Job – Chapter 22

The "No Bang" Theory

By Rabbi Jack Abramowitz

Elifaz responds to Job’s latest statement:

Is G-d missing anything? Of course not! So it doesn’t affect Him whether or not a person learns wisdom! It doesn’t benefit G-d for a person to behave righteously! He doesn’t fear anything you can do, He has no reason to engage you in debate, and you can’t take Him to court. Doesn’t He know what sins you have and have not committed in order to treat you accordingly? Did you take collateral for no reason or take the shirt off a poor man’s back? Did you let people go hungry and thirsty? You don’t get special treatment from G-d just because you were a prominent person! Did you oppress widows and orphans? Things like this would get you into your current sorry state.”

“G-d is above us all, but do you think He doesn’t see what goes on down here? Do you think our actions are beneath His notice? Will you follow in the footsteps of earlier, evil generations? These people were cut off because of their ways. Who can distance themselves from G-d without paying the price? They denied Him even though He gave them good things in their lives – I just don’t understand how they can be so oblivious to Him!”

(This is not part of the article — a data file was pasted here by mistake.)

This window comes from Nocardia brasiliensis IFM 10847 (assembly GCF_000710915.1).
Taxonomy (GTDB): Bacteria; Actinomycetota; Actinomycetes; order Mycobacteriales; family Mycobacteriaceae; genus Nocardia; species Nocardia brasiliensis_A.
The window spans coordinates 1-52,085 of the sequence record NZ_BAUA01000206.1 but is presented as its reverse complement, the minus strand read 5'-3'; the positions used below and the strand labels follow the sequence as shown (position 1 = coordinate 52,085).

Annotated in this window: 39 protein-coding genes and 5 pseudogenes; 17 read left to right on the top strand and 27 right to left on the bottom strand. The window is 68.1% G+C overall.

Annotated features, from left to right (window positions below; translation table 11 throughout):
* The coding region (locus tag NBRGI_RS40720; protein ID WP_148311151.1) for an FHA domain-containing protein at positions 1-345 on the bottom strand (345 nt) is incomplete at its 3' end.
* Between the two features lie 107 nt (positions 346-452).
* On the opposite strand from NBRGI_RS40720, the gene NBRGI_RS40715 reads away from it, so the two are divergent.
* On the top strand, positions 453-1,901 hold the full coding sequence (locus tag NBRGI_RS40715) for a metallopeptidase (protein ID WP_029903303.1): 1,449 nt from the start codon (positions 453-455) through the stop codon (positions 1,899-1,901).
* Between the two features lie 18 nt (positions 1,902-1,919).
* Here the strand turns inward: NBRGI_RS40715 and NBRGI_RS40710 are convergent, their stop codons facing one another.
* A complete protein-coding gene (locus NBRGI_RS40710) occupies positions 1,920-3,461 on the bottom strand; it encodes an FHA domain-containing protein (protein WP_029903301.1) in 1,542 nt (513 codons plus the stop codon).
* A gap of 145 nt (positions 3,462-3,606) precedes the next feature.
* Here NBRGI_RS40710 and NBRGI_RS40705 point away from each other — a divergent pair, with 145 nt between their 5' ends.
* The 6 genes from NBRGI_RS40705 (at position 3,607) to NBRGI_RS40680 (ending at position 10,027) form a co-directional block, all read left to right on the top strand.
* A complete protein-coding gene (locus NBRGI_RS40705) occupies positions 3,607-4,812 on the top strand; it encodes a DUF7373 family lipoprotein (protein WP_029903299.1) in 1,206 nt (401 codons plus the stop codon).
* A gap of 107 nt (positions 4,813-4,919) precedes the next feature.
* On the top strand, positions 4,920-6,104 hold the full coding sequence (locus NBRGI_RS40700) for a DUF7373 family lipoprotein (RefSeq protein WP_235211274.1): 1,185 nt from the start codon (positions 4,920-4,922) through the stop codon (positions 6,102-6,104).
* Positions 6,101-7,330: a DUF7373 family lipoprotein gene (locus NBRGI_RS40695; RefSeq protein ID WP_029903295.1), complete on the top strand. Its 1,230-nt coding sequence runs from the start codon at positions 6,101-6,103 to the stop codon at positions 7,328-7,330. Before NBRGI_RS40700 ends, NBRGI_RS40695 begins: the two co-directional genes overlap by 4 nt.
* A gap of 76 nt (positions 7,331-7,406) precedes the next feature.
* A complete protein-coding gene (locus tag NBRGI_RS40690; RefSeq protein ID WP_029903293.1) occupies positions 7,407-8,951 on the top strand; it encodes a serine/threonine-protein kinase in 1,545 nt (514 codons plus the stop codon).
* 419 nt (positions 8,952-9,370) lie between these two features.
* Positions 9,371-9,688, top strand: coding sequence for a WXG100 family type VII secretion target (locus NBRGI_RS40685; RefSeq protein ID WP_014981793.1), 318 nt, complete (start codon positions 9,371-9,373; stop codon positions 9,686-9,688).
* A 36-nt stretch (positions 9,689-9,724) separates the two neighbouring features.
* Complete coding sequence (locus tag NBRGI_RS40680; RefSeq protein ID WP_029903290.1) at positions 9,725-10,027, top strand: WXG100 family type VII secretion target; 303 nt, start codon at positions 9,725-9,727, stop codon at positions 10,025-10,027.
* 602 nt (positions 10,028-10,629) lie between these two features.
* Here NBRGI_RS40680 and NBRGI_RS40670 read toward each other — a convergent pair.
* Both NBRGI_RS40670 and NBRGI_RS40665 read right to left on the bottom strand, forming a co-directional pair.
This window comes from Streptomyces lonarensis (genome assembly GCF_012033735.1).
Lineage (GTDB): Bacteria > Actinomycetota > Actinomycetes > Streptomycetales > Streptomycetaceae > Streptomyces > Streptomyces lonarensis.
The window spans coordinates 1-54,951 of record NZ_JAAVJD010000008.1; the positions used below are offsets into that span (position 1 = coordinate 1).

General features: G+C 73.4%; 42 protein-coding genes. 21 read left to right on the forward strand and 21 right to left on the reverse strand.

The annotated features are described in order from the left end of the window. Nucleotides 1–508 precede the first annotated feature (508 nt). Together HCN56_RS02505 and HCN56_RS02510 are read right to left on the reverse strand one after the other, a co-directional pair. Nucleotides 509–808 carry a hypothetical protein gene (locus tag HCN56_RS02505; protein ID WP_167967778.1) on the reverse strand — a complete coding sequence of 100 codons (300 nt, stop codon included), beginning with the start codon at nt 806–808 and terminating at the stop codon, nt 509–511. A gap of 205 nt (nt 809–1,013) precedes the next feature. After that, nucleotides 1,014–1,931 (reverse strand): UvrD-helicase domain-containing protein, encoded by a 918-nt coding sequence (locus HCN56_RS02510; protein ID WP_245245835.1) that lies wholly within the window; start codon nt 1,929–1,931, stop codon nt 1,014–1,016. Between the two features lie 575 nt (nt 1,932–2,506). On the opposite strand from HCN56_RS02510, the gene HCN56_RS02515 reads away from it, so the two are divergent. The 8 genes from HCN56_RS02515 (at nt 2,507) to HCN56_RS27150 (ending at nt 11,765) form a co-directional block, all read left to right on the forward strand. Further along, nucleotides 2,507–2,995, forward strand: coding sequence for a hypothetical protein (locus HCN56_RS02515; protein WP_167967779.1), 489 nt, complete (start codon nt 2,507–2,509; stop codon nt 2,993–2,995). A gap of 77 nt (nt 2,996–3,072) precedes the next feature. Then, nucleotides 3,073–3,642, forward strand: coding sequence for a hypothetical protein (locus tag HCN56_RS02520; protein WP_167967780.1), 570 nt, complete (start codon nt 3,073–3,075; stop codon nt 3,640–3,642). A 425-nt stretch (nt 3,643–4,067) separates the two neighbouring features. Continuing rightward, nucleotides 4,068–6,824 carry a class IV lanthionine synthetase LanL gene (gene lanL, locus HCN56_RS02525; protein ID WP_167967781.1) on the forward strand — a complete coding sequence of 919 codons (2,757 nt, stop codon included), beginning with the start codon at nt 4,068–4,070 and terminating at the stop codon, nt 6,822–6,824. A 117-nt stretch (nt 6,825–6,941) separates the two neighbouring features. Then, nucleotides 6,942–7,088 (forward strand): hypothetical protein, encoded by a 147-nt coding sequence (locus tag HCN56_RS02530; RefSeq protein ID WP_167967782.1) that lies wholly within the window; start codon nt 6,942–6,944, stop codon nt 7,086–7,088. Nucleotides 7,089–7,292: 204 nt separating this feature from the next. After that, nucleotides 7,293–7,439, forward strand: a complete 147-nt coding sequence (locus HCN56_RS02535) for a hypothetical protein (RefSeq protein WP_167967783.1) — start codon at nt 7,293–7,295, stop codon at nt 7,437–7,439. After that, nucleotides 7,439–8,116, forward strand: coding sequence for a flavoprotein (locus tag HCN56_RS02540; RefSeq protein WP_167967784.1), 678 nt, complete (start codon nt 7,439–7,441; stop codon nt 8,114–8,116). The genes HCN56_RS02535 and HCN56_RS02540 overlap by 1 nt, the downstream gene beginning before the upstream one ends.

“The righteous rejoice for not having followed the path of the wicked and the innocent can mock them. You’ll see the wicked get theirs. Repent and get closer to G-d so that you will be complete and enjoy goodness. Learn His word and embrace it. If you give up your evil ways and return to G-d, your situation will improve. You will be firmly established and prosperous. G-d will judge your enemies and you will delight in Him. Pray to Him and He will listen; you can be confident that your sacrifices will be accepted. He will favor you and allow your plans to succeed. You will be able to elevate a humble person and your merit can save others.”

By accusing Job of a series of fairly severe sins, Elifaz is intimating that for a person as prominent as Job, even a seemingly minor sin is quite serious. In verse 15, Elifaz uses the phrase “orach olam,” “the way of the world.” The Ibn Ezra says that this refers to the heretical belief that the world was always the way it is now, without a beginning. (Hmm. Debates over the origin of the universe. The details may be different, but apparently some things never change!)

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